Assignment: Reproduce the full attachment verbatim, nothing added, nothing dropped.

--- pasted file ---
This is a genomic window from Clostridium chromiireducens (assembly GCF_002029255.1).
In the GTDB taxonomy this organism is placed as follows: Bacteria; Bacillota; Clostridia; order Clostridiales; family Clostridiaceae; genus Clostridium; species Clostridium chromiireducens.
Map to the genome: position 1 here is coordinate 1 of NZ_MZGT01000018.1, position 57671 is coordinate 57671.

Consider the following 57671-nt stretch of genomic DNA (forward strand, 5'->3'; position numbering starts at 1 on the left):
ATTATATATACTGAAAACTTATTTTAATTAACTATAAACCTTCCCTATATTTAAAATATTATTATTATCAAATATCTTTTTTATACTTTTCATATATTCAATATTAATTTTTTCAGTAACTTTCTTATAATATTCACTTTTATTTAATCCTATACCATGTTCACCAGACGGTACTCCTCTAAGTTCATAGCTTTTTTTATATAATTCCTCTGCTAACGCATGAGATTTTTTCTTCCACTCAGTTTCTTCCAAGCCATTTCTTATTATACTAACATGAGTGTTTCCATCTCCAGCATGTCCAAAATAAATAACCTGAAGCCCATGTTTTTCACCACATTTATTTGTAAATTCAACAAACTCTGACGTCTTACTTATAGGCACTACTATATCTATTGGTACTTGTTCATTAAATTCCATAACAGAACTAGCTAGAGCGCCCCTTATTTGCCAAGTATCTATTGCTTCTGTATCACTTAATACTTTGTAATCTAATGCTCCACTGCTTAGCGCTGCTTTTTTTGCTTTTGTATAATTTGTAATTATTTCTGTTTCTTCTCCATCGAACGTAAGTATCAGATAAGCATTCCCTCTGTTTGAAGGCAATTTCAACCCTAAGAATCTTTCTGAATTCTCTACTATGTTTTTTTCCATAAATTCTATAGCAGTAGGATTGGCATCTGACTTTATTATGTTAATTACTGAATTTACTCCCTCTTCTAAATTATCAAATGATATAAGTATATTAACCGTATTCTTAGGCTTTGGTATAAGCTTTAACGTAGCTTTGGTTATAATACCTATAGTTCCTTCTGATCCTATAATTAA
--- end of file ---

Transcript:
This is a genomic window from Clostridium chromiireducens (assembly GCF_002029255.1).
In the GTDB taxonomy this organism is placed as follows: Bacteria; Bacillota; Clostridia; order Clostridiales; family Clostridiaceae; genus Clostridium; species Clostridium chromiireducens.
Map to the genome: position 1 here is coordinate 1 of NZ_MZGT01000018.1, position 57671 is coordinate 57671.

Consider the following 57671-nt stretch of genomic DNA (forward strand, 5'->3'; position numbering starts at 1 on the left):
ATTATATATACTGAAAACTTATTTTAATTAACTATAAACCTTCCCTATATTTAAAATATTATTATTATCAAATATCTTTTTTATACTTTTCATATATTCAATATTAATTTTTTCAGTAACTTTCTTATAATATTCACTTTTATTTAATCCTATACCATGTTCACCAGACGGTACTCCTCTAAGTTCATAGCTTTTTTTATATAATTCCTCTGCTAACGCATGAGATTTTTTCTTCCACTCAGTTTCTTCCAAGCCATTTCTTATTATACTAACATGAGTGTTTCCATCTCCAGCATGTCCAAAATAAATAACCTGAAGCCCATGTTTTTCACCACATTTATTTGTAAATTCAACAAACTCTGACGTCTTACTTATAGGCACTACTATATCTATTGGTACTTGTTCATTAAATTCCATAACAGAACTAGCTAGAGCGCCCCTTATTTGCCAAGTATCTATTGCTTCTGTATCACTTAATACTTTGTAATCTAATGCTCCACTGCTTAGCGCTGCTTTTTTTGCTTTTGTATAATTTGTAATTATTTCTGTTTCTTCTCCATCGAACGTAAGTATCAGATAAGCATTCCCTCTGTTTGAAGGCAATTTCAACCCTAAGAATCTTTCTGAATTCTCTACTATGTTTTTTTCCATAAATTCTATAGCAGTAGGATTGGCATCTGACTTTATTATGTTAATTACTGAATTTACTCCCTCTTCTAAATTATCAAATGATATAAGTATATTAACCGTATTCTTAGGCTTTGGTATAAGCTTTAACGTAGCTTTGGTTATAATACCTATAGTTCCTTCTGATCCTATAATTAA